I never knew they were so high in Vitamin K. Good to know. I wonder if I could get my son to try them.....

Linda Lum (author) from Washington State, USA on September 20, 2016:

Eric - I'm pretty sure that's why many choose to be pet owners. You can always blame it on the dog. I'm glad you found the recipes useful.

Eric Dierker from Spring Valley, CA. U.S.A. on September 20, 2016:

Awesome and recipes printed for use. Thanks Linda

Interesting to know the story behind the stinkies. I am sure my young one will still giggle and accuse me of you know what.

Linda Lum (author) from Washington State, USA on September 20, 2016:

Bill, you challenged me to write about liver and make it sound good. Can't happen. Somehow, I had a feeling that you held similar thoughts about Brussels sprouts....and I was RIGHT! Aha!

I will accept your refusal to eat your veggies (at least, the sprouts) since you said such nice things about my writing.

Bill Holland from Olympia, WA on September 20, 2016:

Ummmm.....I don't think so, Linda! Nice try, but you aren't getting me to eat my Brussels Sprouts no matter how great you make them sound. LOL But I do love your writing, so it evens out, right?

Linda Lum (author) from Washington State, USA on September 19, 2016:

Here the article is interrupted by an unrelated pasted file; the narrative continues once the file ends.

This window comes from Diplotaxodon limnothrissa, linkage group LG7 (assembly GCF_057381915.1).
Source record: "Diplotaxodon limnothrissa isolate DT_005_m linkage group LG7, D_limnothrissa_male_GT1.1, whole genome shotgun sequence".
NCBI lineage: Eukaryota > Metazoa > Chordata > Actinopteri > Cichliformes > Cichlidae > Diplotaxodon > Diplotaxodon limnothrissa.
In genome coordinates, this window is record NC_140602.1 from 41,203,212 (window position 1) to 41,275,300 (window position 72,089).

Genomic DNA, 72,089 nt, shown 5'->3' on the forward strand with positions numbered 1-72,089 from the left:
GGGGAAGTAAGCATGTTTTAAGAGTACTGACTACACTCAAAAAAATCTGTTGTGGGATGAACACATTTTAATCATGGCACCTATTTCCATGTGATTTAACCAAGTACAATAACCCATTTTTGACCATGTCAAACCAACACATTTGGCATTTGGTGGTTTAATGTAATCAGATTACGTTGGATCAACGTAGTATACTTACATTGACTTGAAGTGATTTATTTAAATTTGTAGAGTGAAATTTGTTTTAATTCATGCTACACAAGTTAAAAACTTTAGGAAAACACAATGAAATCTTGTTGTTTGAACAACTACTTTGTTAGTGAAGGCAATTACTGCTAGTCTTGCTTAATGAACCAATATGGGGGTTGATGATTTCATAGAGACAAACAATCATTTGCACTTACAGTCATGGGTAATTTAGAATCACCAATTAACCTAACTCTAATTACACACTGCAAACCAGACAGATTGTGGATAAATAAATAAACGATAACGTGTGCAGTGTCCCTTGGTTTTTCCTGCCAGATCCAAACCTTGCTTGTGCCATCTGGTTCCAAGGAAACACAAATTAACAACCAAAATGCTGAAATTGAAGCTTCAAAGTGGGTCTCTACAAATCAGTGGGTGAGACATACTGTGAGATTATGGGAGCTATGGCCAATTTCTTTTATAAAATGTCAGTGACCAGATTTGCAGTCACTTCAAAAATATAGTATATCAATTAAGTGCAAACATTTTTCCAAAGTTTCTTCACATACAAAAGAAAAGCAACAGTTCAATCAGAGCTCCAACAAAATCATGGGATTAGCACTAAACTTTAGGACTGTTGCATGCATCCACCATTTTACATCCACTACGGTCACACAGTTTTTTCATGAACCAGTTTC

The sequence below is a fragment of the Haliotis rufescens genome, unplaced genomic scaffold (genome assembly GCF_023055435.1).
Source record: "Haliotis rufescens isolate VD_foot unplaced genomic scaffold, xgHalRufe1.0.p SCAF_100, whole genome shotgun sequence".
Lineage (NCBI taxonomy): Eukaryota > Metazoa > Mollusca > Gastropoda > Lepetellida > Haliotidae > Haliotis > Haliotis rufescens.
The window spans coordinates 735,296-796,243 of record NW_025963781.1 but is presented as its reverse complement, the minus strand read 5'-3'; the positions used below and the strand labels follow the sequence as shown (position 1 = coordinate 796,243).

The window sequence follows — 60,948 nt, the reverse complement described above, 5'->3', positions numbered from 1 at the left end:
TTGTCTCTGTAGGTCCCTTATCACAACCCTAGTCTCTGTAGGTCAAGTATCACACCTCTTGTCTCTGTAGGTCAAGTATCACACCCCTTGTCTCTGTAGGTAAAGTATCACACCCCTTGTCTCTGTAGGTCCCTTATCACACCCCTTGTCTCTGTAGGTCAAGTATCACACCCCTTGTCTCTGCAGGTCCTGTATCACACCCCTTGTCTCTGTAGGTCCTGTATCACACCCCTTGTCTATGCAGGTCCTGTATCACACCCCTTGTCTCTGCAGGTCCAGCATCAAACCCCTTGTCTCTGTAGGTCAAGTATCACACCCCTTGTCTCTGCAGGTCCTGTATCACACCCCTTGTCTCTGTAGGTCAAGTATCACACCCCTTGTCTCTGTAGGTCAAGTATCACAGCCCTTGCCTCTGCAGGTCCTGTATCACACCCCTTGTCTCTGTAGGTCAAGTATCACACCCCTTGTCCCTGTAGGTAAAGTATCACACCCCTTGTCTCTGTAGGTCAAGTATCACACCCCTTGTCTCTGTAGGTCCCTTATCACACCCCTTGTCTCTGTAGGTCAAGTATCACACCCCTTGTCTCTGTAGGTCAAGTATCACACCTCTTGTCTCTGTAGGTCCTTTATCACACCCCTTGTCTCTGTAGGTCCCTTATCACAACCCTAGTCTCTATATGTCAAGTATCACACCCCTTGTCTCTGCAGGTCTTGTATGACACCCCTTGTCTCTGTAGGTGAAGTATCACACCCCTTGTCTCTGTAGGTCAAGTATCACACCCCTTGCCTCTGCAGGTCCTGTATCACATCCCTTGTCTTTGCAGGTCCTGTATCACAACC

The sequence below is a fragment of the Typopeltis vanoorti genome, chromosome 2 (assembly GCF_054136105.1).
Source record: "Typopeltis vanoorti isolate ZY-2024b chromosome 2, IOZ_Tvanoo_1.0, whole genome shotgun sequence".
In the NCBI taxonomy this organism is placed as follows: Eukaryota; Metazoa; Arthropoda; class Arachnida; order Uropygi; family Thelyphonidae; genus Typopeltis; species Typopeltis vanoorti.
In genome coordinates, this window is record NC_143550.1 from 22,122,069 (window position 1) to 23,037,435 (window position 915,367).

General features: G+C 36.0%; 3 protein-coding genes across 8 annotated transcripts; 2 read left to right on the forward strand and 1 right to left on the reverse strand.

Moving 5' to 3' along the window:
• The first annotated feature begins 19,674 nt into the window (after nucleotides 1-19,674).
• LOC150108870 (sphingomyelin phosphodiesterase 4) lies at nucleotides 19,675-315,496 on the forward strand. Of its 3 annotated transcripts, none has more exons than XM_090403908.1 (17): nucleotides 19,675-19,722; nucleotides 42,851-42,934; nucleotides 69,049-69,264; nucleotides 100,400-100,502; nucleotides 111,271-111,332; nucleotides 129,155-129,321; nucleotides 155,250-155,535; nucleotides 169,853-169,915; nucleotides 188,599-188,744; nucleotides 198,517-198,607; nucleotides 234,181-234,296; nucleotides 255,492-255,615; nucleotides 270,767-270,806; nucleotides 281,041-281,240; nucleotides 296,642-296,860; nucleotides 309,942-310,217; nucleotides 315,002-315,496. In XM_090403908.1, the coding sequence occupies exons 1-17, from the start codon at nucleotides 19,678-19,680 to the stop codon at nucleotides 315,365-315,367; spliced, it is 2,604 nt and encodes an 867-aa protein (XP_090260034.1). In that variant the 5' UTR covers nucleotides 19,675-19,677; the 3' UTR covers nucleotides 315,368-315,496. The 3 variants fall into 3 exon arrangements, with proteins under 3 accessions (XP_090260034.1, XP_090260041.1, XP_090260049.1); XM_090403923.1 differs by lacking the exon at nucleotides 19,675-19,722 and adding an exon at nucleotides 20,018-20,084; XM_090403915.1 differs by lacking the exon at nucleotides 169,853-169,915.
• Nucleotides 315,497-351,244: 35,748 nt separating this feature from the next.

Eric - You've got me laughing out loud. Can't wait for your next comment.

Eric Dierker from Spring Valley, CA. U.S.A. on September 19, 2016:

OK, Linda, I did not read this article yet. We love those wonderful edibles.

My elder son says it is bad for me to eat them fresh with tons of lemon juice.(gas) My wife cooks them too much is Pho'. Melted cheese or just with sea salt.

Alright now I will read your wonderful article and learn what a neanderthal I have been. -- I'll be back.

Linda Lum (author) from Washington State, USA on September 19, 2016:

Hi Paula - Well, I can see that you certainly don't need any convincing. When I was growing up, the only vegetables my mom cooked were carrots, peas, green beans and (alas) boiled cabbage. Boiled to within an inch of its life. No broccoli, asparagus, kale, greens, or Brussels sprouts. I now love them all.

The key, of course, is all in the preparation. Thanks for stopping by.

Suzie from Carson City on September 19, 2016:

Diva....LOL, the Rodney Dangerfield of vegetables.. I love brussell sprouts. And honestly, everyone who has ever refused to try them is silly. I have often made them for people I'm feeding....and so many have decided that they like them...never knew they would or had them once and didn't like them. But they become Sprouts converts!

Wonderful hub & recipe!

Linda Lum (author) from Washington State, USA on September 19, 2016:

Thanks Flourish. Maybe I should hop into my little nash rambler and head over your way with a bucket of sprouts. You supply the bacon.

BTW, isn't it sad that in our youth our mothers instilled a hatred of certain veggies in us that is still difficult to overcome all these years. For you it was Brussels sprouts (and I'll assume cabbage as well), and for me it was corn.

FlourishAnyway from USA on September 19, 2016:

I've never actually had o e because my mother detests them and had so much to say about them. Then there was the smell -- like a fart factory. But with bacon, hey, anything is possible! I love your writing.